As you might well expect, then, over the years VanRamblings has developed a great affection for Japanese cinema, most particularly those films which screen at VIFF that are often sponsored by The Fraser Journal. Films such as Close Knit, part of VIFF 2017's Gateway / Dragons and Tiger series, winner of both the Teddy Jury Award, at Berlinale 2017, and recent Audience Award winner at the 2017 New York Asian Film Festival.

The international première of Naoko Ogigami's magestic film Close-Knit in the Panorama Special section of Berlinale 2017 was met with raucous applause as the ending credits rolled, with an additional enthusiastic two minutes of applause once the lights were up.

One of Berlinale 2017's triumphs, Close Knit will screen twice at VIFF 2017, both times at the Cineplex International Village in Cinema 10, on Tuesday, Oct. 10th at 6:30pm, and again on Thursday, October 12th at 4:15pm.

Here are excerpts from two reviews of Close-Knit ...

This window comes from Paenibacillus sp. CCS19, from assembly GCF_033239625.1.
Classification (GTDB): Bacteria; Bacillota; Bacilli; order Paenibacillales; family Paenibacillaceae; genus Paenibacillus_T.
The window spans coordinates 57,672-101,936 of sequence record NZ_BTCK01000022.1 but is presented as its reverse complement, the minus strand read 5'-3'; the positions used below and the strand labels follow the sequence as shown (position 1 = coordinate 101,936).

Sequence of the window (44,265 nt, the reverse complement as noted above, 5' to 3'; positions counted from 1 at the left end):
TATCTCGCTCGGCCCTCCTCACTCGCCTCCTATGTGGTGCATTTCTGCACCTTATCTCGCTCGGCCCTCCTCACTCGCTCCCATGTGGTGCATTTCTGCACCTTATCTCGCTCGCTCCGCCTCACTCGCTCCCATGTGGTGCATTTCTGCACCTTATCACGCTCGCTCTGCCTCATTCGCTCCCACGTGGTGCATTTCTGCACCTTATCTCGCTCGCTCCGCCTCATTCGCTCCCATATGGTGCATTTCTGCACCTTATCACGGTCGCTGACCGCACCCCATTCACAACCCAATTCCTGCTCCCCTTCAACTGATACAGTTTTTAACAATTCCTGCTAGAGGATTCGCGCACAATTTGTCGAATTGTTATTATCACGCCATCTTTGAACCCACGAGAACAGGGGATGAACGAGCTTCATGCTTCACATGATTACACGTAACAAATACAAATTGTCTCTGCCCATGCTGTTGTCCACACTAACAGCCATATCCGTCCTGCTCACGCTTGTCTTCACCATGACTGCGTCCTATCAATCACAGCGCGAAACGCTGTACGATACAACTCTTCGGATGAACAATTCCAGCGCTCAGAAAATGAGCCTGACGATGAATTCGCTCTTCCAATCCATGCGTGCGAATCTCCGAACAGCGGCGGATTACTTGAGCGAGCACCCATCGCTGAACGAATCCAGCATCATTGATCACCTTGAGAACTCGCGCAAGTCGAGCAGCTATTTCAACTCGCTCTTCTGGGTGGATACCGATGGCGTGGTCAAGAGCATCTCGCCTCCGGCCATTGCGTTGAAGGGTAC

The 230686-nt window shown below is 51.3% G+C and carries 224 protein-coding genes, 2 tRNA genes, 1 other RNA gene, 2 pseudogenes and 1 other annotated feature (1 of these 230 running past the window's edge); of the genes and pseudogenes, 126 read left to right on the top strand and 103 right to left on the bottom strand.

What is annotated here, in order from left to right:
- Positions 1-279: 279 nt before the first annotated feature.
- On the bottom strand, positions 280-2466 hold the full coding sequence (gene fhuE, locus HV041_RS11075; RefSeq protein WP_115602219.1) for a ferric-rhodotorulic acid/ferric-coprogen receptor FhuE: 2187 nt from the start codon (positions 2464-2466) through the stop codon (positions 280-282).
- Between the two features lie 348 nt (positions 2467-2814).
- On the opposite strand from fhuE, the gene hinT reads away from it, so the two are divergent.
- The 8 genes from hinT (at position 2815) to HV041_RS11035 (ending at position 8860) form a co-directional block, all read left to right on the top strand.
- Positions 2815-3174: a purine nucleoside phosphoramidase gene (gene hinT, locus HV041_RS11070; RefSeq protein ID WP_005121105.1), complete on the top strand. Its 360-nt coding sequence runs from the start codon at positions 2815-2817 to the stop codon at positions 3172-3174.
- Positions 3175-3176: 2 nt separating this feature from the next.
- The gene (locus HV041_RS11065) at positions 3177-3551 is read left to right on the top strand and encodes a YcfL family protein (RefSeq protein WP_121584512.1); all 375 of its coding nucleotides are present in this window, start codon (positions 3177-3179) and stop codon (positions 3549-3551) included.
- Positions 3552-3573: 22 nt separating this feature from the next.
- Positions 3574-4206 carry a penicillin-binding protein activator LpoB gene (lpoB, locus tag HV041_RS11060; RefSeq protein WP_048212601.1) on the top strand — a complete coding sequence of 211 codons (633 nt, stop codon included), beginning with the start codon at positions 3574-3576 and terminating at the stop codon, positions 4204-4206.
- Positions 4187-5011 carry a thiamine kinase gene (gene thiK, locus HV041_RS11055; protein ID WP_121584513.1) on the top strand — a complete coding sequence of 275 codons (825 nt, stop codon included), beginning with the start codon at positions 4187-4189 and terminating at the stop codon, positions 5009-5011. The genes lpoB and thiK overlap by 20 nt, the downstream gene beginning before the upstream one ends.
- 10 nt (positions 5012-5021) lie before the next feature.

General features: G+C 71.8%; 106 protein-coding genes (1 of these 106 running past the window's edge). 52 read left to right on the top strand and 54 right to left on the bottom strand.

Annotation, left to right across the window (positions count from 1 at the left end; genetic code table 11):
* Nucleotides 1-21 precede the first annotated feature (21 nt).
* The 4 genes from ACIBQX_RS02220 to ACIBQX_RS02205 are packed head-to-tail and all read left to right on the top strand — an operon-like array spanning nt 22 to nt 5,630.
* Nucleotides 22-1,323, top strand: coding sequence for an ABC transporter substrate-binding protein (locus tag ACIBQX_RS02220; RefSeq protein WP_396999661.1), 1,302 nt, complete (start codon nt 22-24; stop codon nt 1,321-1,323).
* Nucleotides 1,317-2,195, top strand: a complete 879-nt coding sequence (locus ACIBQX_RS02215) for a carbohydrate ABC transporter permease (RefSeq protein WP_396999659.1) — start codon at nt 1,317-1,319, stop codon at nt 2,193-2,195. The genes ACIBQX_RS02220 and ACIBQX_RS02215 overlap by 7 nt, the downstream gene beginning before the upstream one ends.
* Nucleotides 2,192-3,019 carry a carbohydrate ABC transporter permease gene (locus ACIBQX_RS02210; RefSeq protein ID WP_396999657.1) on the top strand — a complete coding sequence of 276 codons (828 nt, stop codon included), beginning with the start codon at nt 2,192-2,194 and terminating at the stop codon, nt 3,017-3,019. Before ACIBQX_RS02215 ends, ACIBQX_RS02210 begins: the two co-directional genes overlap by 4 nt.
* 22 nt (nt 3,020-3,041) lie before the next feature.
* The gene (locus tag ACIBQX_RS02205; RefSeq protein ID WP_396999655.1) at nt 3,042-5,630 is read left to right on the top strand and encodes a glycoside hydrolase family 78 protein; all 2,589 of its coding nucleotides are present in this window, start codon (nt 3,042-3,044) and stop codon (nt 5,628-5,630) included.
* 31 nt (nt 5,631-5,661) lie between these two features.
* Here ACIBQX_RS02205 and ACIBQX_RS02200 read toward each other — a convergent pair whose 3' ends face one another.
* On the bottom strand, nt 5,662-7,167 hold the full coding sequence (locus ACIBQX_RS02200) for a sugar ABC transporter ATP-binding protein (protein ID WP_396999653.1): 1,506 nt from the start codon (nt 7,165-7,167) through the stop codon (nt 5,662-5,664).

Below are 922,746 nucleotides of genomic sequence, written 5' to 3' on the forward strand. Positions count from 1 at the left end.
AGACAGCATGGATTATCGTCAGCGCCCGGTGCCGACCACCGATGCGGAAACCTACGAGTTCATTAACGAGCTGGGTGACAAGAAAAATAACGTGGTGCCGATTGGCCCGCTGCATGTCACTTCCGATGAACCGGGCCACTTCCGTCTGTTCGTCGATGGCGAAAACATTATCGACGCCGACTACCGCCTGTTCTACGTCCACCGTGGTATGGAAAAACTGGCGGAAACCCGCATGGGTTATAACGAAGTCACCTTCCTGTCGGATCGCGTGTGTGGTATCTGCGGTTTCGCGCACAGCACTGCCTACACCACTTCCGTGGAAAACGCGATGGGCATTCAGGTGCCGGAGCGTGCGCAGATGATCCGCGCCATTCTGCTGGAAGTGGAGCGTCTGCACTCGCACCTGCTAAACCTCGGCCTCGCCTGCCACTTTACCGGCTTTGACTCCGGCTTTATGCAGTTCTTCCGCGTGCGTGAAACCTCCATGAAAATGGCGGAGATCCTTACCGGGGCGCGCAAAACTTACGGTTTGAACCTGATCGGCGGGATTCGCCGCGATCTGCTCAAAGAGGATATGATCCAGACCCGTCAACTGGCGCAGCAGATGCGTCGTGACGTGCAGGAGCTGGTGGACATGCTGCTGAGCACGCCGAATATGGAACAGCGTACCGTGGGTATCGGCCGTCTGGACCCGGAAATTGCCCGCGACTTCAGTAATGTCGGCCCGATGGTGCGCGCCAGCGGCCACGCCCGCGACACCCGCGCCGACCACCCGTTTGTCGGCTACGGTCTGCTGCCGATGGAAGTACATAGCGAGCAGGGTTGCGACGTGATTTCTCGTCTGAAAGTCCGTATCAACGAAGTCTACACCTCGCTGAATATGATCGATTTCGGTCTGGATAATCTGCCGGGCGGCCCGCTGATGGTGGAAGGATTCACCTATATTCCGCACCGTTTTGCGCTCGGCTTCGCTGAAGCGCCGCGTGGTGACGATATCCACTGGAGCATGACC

• Rory O'Connor, The Film Stage. Combining cinematographer Kozo Shibasaki's naturalistic aesthetics and attention to texture and detail with a central theme of nurture taking over from nature, Ogigami's film could quite easily be mistaken for the work of her contemporary Hirokazu Kore-eda, another great director of modern Japanese melodrama. The fact that she has chosen to focus on an LGBT experience, something that has been absent from Kore-eda's work to this point, might suggest that Close-Knit is somehow a departure from that tradition of filmmaking. Surely the contrary is true: it's another story of Japanese life, not a different story necessarily, and it's presented exactly so. Director Naoko Ogigami's film never feels weighed down by its delicate subject matter, nor does it underplay it or come across as didactic in its delivery. Indeed, with 11-year-old Tomo's (Rinka Kakihara) future and (for want of a better word) simple goodness in the balance one might find the tremendous emotional swells of Close-Knit so moving at times that one can barely hear the sound of fresh ground being broken in Japanese cinema.